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Could Millennial Snowflakes be the Catalyst to Keep the U.S. from Eliminating Cash?

Monday, February 27, 2017 12:12
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(Before It's News)

by Kenneth Schortgen, The Daily Economist:

If there is one thing to be said about millennials it is that they are very emotional about their activism. And all one has to do is look over the past couple of years at their push for ‘safe spaces’ on campuses, rabid protests over a myriad of different topics, and the rejection of many status quo policies that have been at the core of America’s government over the past 20 years.

So with central banks, sovereign leaders, and elitist academics all pushing hard for the elimination of physical cash in the world’s monetary systems, an interesting irony is coming to the surface where today’s millennials could be the catalyst for protecting the economy from going 100% into a digital system.

If millennials are supposed to be the first generation going mostly cashless, they are making the move halfheartedly.
Millennials still rely on cash — 80 percent of millennials carry greenbacks. And 42 percent still write checks, according to the Accel + Qualtrics Millennial Study 2017.

And that could be a good thing, as some advisors say a cash diet is the best way to pare down debt.

The study corroborates other recent findings that technology is not overturning conventional ways to pay for things, even as millennials flock to mobile payment apps like Apple Pay and Venmo.

Sophia Bera, a millennial who founded Gen Y Planning and is a member of the CNBC Digital Financial Advisor Council, said most of her friends carry some cash, but she rarely sees them using it as the first option to pay for things. It’s mostly cash for emergency situations, or cash for tips.
“When I use Venmo it feels like magical money,” Bera said. “You forget that it is money, like any money, and that is bad.”

The financial advisor highly recommends cash to people trying to get out of credit card debt or for sticking to a budget. “A weekly cash amount is good,” Bera said. “Take out $200 every Friday and when it is gone it is gone. … It’s a lot harder to drop six twenties on a dress than swiping a card. People don’t buy flatscreen TVs with $20 bills.”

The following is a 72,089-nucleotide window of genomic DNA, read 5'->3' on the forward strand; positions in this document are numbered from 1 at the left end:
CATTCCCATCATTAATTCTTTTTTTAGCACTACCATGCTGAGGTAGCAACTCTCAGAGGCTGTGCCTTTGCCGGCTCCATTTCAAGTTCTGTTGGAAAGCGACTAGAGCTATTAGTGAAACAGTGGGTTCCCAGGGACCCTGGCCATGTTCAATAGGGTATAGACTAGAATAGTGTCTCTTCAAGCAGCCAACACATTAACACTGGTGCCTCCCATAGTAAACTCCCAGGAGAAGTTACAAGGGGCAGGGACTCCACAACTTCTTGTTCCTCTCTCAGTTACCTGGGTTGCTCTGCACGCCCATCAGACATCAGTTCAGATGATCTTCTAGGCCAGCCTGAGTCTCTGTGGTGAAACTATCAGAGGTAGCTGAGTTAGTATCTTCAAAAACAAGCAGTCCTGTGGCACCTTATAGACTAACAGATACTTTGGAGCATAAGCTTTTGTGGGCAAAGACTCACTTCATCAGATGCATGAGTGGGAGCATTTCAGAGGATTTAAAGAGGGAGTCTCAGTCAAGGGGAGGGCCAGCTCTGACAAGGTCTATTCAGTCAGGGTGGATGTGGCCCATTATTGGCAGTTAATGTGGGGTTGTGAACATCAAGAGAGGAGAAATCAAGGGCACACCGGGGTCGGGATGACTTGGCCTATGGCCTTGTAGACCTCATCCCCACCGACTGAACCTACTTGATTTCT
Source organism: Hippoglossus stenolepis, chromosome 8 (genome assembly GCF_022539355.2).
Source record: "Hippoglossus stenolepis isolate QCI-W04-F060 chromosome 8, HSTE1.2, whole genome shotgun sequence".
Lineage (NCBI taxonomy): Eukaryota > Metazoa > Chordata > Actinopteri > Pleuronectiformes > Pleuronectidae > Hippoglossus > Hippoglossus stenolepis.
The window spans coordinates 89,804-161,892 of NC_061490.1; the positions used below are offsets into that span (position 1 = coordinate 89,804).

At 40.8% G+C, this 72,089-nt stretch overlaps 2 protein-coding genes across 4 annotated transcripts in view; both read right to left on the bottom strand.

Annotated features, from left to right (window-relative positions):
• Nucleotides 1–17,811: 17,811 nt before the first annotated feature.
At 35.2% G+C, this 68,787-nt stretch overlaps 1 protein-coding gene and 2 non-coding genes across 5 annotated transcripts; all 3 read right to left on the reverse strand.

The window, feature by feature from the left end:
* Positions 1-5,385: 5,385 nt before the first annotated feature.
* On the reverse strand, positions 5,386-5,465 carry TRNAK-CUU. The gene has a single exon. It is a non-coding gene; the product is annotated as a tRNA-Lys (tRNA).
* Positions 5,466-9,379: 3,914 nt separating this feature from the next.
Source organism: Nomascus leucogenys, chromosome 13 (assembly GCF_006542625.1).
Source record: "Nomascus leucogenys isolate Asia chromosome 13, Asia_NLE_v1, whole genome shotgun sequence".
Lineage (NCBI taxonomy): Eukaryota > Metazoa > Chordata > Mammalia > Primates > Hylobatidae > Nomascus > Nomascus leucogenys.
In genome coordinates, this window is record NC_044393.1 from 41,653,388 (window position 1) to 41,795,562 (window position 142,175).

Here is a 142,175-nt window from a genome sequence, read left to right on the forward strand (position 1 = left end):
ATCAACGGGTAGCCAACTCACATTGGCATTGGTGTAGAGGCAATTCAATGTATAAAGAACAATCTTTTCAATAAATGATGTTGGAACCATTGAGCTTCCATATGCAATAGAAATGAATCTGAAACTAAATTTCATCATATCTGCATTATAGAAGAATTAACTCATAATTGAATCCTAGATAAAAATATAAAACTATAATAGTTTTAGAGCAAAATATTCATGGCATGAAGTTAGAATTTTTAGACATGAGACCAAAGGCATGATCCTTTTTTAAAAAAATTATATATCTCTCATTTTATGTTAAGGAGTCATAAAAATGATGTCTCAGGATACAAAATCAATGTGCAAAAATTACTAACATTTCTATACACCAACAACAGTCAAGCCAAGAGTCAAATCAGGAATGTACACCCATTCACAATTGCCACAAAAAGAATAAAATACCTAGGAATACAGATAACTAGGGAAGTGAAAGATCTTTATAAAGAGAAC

Bera said switching to cash, even for just a few months, can help people reign in spending, and is especially helpful for those trying to get out of debt. – CNBC

Psychology has always played a huge role in how people see and respect money. And all one has to do is look at a casino, which exchanges your currency for casino tokens (chips) because they know that gamblers are more than willing to spend these tokens in greater quantities than if they were playing a table game using real money.

Additionally, people became inured to accumulating high levels of debt when all they had to do is pay a paltry minimum amount which they could afford despite the fact they were actually increasing their debt levels through the interest compounding on that debt.

For a generation of Americans who suddenly had a wakeup call from the massive amounts of student loan debt they accumulated, recognizing the power of money by desiring to use cash instead of credit is a life-changing paradigm. And even with America’s youth being much more attuned towards using technology for nearly everything in today’s society, their lagging in the transition to a cashless digital society because they realize that spending cash over credit is extremely beneficial to keeping oneself out of debt, could be a serious factor in hindering the establishment’s agenda towards making all of finance one without physical money.

Read More @ TheDailyEconomist.com

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